Apprenticeships explained

Once upon a time, way back when knights were rocking chain mail and dragons were a real estate concern, tradesmen and craftsmen banded together to ensure high standards of quality were met. Folks like carpenters, painters, and cloth makers took on apprentices to pass on their skills. By the time the Tudors were strutting around in their ruffled collars, apprenticeships were seen as an acceptable form of training for young people.

Fast-forward to today. The world—and education, training and employment—have changed, and so too have apprenticeships. These days, they provide an alternative path to education while ensuring that professions and industries have the skilled workers they need.

In this century, apprenticeships have been embraced as a viable alternative to university, and the modern apprenticeship is accessible, flexible and a viable choice for both young people and employers. An apprenticeship could very well be your backstage pass to your dream career.

The basics

An apprenticeship, which must last for a minimum of 12 months, combines hands-on work with the opportunity to train and obtain qualifications. It’s also a paid position, so you earn while you learn. At least 20% of your time is set aside for learning, usually at a college, university or with a training provider.

The rest of your time is spent applying your knowledge and skills in the actual workplace, doing the job that you set out to get. At the end of it, you’ll gain official certification, which will be equivalent to traditional qualifications. Apprenticeship levels are set and equivalent to as follows:

2 (Intermediate): GCSEs

3 (Advanced): A-levels

4 (Higher): foundation degree

5 (Higher): foundation degree/first year of bachelor’s degree

6 (Degree): bachelor’s degree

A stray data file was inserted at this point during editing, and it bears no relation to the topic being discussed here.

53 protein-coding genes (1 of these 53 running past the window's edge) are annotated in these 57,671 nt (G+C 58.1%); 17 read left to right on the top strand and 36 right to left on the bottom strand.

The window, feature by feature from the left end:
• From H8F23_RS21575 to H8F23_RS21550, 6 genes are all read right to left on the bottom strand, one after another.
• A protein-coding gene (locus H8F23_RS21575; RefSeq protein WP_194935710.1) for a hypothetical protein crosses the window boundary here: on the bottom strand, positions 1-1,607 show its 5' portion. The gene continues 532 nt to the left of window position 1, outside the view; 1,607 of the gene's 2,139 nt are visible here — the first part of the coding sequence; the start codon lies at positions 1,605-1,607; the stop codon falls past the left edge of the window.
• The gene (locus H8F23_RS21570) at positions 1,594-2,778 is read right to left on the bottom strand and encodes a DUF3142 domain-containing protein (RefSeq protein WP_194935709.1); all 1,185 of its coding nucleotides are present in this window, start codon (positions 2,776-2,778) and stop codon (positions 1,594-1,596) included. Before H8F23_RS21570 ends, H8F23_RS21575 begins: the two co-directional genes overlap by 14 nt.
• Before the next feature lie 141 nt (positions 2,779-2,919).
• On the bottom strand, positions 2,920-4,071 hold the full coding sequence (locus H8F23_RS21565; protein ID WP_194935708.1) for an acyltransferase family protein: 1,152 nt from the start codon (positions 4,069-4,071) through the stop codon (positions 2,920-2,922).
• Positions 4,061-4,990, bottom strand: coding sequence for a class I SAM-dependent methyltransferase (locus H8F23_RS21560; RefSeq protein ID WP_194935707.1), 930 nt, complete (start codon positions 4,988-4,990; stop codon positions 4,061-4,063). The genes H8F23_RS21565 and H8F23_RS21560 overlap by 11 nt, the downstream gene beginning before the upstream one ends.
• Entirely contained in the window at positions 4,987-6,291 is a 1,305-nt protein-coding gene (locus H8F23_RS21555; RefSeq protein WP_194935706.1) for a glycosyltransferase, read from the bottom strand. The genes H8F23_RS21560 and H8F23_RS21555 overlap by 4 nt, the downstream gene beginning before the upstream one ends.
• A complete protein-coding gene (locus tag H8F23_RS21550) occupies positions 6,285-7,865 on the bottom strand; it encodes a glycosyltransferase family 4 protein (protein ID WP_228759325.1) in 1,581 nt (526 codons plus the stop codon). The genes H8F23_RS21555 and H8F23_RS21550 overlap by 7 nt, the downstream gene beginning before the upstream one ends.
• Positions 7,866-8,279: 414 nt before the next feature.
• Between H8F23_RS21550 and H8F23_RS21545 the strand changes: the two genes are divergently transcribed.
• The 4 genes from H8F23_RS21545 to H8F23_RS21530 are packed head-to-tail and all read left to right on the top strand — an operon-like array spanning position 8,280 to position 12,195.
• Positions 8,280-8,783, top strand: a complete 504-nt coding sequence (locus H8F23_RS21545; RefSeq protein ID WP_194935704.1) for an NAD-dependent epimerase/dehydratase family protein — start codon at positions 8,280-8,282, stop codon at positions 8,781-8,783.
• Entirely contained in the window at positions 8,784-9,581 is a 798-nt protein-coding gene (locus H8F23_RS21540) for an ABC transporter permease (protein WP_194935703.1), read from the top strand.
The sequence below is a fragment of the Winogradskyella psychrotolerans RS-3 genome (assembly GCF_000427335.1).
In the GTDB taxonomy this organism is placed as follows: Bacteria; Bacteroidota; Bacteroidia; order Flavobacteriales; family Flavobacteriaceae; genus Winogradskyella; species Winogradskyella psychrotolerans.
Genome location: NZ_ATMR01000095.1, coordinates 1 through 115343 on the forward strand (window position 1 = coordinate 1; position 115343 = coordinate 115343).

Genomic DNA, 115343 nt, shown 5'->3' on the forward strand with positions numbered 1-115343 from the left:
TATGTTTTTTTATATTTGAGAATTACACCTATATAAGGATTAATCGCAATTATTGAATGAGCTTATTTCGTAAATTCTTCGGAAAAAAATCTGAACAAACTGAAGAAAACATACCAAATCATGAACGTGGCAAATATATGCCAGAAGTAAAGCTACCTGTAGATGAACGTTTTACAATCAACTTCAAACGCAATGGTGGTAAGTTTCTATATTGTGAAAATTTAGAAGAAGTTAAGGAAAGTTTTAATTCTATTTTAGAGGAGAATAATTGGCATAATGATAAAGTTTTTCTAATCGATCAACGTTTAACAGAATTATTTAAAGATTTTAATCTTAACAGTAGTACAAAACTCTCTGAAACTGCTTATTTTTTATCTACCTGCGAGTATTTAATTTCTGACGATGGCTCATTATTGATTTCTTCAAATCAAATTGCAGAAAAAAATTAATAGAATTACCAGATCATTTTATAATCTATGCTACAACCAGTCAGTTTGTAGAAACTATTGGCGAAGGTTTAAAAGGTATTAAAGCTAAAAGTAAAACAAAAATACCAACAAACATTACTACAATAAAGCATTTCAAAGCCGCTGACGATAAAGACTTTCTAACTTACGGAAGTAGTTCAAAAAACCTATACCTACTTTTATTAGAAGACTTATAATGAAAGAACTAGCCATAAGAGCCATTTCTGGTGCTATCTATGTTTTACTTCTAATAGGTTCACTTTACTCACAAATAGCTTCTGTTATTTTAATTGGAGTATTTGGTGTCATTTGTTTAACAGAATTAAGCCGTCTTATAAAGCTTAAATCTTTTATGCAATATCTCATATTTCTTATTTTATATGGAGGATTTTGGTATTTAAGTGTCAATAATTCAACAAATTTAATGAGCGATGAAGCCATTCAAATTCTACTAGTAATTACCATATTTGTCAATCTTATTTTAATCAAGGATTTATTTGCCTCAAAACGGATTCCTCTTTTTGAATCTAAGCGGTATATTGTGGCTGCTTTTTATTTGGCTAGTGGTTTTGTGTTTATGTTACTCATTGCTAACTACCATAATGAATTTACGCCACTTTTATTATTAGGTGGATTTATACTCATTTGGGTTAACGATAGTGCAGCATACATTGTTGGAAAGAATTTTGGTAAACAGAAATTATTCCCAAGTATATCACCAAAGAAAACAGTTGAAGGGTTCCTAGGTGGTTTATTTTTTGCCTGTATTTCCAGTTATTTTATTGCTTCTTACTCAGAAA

7 (Degree): master’s degree

Apprenticeships are designed to be flexible. That means that one employer may offer a higher level 6 or 7 apprenticeship without giving you the option of getting an actual degree qualification, while others will.

It’s essential that you check before applying. Employers and training providers will be clear about the qualifications on offer and the level at which you’ll train. It’s up to you to decide if you’re happy with the level of your apprenticeship, and what you get at the end of it.

Many intermediate, advanced, and higher apprenticeships will also give you the opportunity to obtain qualifications such as diplomas in relevant areas.

There is no maximum age limit for an apprenticeship, but they are for those aged 16 or over, living in England and not in full-time education.

Added benefits

As an apprentice, you’ll earn a wage. The current minimum wage rate for an apprentice is £6.40 per hour. This rate applies if you’re under 19, or if you’re aged 19 or over and are in your first year. You must be paid the national minimum wage for your age if you’re an apprentice aged 19 or over and have completed your first year. The national minimum wage is currently set at £8.60 for 18- to-20-year-olds, and £11.44 for those aged 21 and over.

You’ll be paid for your normal working hours and the training that’s part of your apprenticeship, usually one day per week. You’ll also be entitled to the statutory minimum of 20 days of paid holiday per year, plus bank holidays, of which there are usually eight.

These pay rates and holiday entitlements? They’re the minimum. Employers will often set their salaries on offer at higher rates, depending on company policy, in order to make their apprenticeships competitive. Some might have monthly wage structures and others might pay staff weekly.

Many employers also offer additional benefits: things like gym memberships, private healthcare, or wellbeing support. The current minimum age for a workplace pension is 22, but check with the employer when you apply, as they may offer a pension to all of their employees.

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